Chantier de l’Economie Sociale’s 20th anniversary celebration was staged in a renovated church run by Groupe Paradoxe, which teaches at-risk young people job skills in the booming audio-visual presentation, events, and meetings industries.
The banker honored for his work at Chantier’s banquet was former president of the Desjardins credit union, founded in 1900 and today the province’s largest financial institution.
The Nitaskinam Cooperative
Also on hand at the banquet was Nitaskinam, an Inuit-run cooperative which designs clothing inspired by art of the Atikamekw people, which has doubled from three to six members in its first year.
“The social economy is our traditional economic model and fits with our values,” explains co-founder Karine Awashish, who is also an economic development official of this tribal nation. “I see good opportunities for us to create new social economy jobs in forestry, health services, tourism, arts festivals, and youth projects.”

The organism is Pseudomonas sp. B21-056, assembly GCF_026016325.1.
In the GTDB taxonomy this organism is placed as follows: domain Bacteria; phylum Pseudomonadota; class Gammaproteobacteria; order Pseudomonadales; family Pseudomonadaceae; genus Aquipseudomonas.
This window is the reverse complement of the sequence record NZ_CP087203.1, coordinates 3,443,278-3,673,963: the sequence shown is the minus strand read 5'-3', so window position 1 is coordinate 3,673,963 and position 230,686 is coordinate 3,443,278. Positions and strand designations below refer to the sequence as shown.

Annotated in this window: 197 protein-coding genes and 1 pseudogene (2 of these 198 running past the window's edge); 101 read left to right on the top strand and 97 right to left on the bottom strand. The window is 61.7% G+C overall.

One of the youngest entrepreneurs at the banquet, Laurent Levesque, helped launch a student housing development organization with other activists involved in the headline-grabbing 2012 Quebec Student Strike, collaborating with Chantier de l’économie Trust.
“Students pay 70-80 percent more in rent on average,” Levesque says, adding that this “creates an inflationary spiral” that hurts not just them, but their low-income neighbors. With start-up capital from the Concordia Student Union and further funding from social economy partners like Desjardins and the province of Quebec, UTILE is set to break ground on apartments for 160 students.